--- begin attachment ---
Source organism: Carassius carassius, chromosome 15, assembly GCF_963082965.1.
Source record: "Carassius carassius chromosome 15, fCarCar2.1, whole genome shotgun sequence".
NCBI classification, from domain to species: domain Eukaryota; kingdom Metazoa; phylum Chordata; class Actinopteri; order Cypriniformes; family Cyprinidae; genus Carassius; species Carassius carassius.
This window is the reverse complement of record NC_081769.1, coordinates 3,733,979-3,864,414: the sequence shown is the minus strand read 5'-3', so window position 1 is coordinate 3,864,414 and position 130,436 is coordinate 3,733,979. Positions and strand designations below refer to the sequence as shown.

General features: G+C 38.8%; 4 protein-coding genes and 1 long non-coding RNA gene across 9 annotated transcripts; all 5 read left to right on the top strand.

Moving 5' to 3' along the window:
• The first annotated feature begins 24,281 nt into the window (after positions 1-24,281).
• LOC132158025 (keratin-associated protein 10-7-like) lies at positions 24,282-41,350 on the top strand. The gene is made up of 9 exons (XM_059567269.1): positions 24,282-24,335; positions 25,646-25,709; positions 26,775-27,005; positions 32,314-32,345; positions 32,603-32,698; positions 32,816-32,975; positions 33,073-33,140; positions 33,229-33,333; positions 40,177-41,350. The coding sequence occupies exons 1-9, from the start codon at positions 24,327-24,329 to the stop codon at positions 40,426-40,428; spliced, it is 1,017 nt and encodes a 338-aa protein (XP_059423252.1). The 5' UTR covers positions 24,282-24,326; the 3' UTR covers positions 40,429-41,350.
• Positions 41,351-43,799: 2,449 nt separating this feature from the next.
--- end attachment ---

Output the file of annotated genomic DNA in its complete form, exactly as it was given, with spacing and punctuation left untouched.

Source organism: Carassius carassius, chromosome 15, assembly GCF_963082965.1.
Source record: "Carassius carassius chromosome 15, fCarCar2.1, whole genome shotgun sequence".
NCBI classification, from domain to species: domain Eukaryota; kingdom Metazoa; phylum Chordata; class Actinopteri; order Cypriniformes; family Cyprinidae; genus Carassius; species Carassius carassius.
This window is the reverse complement of record NC_081769.1, coordinates 3,733,979-3,864,414: the sequence shown is the minus strand read 5'-3', so window position 1 is coordinate 3,864,414 and position 130,436 is coordinate 3,733,979. Positions and strand designations below refer to the sequence as shown.

General features: G+C 38.8%; 4 protein-coding genes and 1 long non-coding RNA gene across 9 annotated transcripts; all 5 read left to right on the top strand.

Moving 5' to 3' along the window:
• The first annotated feature begins 24,281 nt into the window (after positions 1-24,281).
• LOC132158025 (keratin-associated protein 10-7-like) lies at positions 24,282-41,350 on the top strand. The gene is made up of 9 exons (XM_059567269.1): positions 24,282-24,335; positions 25,646-25,709; positions 26,775-27,005; positions 32,314-32,345; positions 32,603-32,698; positions 32,816-32,975; positions 33,073-33,140; positions 33,229-33,333; positions 40,177-41,350. The coding sequence occupies exons 1-9, from the start codon at positions 24,327-24,329 to the stop codon at positions 40,426-40,428; spliced, it is 1,017 nt and encodes a 338-aa protein (XP_059423252.1). The 5' UTR covers positions 24,282-24,326; the 3' UTR covers positions 40,429-41,350.
• Positions 41,351-43,799: 2,449 nt separating this feature from the next.